A Research Workshop organized by the Amsterdam Centre for European Studies (ACES)/Amsterdam Centre for European Law and Governance (ACELG)
The Single Supervisory Mechanism (SSM) for European Banking Union is widely recognized as one of the most significant institutional reforms introduced in response to the financial and sovereign debt crises. Aimed at enhancing financial stability by breaking up “cozy relationships” between domestic banks and supervisors, the SSM has final authority to grant and withdraw banking licenses within the Eurozone. The European Central Bank (ECB) directly supervises the largest/most significant Eurozone banks and can take over the supervision of less significant banks from national authorities where it deems this necessary. Yet the SSM is also a complex transnational organization, whose highest decision-making bodies comprise a strong majority of national representatives, while ECB and national officials work closely together in Joint Supervisory Teams (JSTs) for overseeing significant financial institutions.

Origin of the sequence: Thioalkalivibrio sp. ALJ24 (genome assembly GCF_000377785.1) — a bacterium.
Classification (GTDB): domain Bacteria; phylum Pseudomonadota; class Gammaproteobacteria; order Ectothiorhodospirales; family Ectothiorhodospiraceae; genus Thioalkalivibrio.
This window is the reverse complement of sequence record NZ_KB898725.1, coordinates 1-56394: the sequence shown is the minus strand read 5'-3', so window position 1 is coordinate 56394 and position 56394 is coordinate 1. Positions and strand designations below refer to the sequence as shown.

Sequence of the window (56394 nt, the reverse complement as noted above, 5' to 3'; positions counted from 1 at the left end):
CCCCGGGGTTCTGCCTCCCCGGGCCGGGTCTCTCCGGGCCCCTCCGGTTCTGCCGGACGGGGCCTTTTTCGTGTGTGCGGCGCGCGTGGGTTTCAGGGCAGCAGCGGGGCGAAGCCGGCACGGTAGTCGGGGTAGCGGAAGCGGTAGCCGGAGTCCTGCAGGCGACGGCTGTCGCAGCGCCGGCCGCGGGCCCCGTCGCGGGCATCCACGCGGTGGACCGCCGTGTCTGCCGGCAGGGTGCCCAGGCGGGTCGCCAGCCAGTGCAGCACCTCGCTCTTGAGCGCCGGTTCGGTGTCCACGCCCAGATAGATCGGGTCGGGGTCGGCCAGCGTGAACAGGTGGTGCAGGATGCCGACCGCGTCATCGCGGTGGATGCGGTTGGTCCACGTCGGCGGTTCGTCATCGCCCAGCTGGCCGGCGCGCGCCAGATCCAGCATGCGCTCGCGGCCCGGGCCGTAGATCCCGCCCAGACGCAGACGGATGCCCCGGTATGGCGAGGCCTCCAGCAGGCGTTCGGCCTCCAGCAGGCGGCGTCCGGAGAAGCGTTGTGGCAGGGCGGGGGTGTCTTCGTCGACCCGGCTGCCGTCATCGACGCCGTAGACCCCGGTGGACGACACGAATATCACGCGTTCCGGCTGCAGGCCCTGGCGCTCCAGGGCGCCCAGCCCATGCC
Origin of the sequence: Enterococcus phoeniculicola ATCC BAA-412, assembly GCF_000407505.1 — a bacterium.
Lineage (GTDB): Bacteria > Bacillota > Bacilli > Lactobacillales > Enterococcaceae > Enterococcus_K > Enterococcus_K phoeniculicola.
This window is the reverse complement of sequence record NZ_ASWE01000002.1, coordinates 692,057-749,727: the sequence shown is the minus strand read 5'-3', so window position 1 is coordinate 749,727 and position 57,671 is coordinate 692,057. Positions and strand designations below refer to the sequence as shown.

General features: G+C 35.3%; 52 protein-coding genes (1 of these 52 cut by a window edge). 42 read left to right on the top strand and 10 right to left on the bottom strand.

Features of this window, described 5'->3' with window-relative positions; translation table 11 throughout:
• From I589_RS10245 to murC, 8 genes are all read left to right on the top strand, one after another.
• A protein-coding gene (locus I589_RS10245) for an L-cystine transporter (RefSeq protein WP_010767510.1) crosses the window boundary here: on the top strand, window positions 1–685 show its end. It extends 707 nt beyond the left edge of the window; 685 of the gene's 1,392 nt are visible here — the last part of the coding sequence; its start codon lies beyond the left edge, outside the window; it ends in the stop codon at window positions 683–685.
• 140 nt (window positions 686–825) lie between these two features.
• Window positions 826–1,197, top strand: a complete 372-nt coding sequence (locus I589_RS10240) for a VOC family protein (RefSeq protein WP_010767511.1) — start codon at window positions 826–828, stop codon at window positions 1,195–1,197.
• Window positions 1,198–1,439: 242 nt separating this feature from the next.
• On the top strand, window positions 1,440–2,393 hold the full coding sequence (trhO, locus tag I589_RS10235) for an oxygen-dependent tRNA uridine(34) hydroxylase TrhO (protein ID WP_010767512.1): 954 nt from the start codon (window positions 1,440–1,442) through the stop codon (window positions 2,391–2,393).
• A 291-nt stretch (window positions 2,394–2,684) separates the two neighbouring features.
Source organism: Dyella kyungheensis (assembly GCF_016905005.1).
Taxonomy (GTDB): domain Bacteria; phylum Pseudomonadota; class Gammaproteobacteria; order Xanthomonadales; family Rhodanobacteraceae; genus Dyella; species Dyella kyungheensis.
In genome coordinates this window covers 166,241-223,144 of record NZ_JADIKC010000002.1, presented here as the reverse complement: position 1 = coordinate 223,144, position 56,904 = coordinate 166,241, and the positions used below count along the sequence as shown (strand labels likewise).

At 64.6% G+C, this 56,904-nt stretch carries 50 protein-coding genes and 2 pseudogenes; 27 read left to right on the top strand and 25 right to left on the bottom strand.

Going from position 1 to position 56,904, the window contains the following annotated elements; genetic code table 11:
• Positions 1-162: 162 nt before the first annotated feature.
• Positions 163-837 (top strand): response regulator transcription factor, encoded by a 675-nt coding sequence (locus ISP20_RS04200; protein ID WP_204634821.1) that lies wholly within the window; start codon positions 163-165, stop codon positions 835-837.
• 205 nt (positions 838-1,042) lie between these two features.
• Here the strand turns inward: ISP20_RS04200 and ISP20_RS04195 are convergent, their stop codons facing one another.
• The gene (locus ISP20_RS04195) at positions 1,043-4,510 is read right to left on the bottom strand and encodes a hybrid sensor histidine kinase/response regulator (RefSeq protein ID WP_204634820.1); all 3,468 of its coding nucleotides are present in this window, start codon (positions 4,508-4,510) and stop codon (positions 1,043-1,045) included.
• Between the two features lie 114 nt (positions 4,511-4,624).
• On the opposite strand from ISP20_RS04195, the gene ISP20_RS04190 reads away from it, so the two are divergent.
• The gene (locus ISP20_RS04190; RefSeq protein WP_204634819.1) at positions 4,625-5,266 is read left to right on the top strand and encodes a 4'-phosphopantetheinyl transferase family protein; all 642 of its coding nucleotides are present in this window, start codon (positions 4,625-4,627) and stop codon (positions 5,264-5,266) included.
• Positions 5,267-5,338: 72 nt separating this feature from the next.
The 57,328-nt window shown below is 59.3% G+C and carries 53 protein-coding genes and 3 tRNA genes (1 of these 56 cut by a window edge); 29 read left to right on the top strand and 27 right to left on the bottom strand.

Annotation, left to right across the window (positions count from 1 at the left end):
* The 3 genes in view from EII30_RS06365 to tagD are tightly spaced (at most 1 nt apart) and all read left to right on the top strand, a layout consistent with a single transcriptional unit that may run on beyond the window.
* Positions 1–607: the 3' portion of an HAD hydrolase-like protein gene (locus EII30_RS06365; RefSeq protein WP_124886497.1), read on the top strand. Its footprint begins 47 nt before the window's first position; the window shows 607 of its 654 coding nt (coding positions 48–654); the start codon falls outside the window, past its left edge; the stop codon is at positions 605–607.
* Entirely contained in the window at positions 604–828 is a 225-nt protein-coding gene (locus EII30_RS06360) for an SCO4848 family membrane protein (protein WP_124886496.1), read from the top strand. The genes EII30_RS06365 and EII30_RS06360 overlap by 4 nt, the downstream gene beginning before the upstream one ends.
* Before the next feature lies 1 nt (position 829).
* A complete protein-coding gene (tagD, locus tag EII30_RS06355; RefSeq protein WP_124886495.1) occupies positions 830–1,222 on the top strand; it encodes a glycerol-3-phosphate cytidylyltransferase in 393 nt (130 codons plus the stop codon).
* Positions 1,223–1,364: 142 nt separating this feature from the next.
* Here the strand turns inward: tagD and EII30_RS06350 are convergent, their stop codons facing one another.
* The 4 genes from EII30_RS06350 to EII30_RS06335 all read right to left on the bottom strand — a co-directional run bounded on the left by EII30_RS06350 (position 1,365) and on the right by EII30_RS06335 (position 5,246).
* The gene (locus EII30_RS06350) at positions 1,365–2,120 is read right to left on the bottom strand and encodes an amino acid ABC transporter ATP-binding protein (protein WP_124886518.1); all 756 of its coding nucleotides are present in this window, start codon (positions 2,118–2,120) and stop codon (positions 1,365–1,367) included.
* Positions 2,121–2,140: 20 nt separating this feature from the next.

Five years after the SSM’s establishment, this research workshop will explore how the ensuing tensions play out in practice within Eurozone banking supervision. Drawing on expert interviews and participant observation at the ECB and national authorities as well as documentary research, the speakers will illuminate how the SSM works in action using a variety of theoretical lenses, including principal-agent analysis, science and technology studies, and experimentalist governance.
The workshop is open to policy makers and practitioners, as well as to academic researchers and students.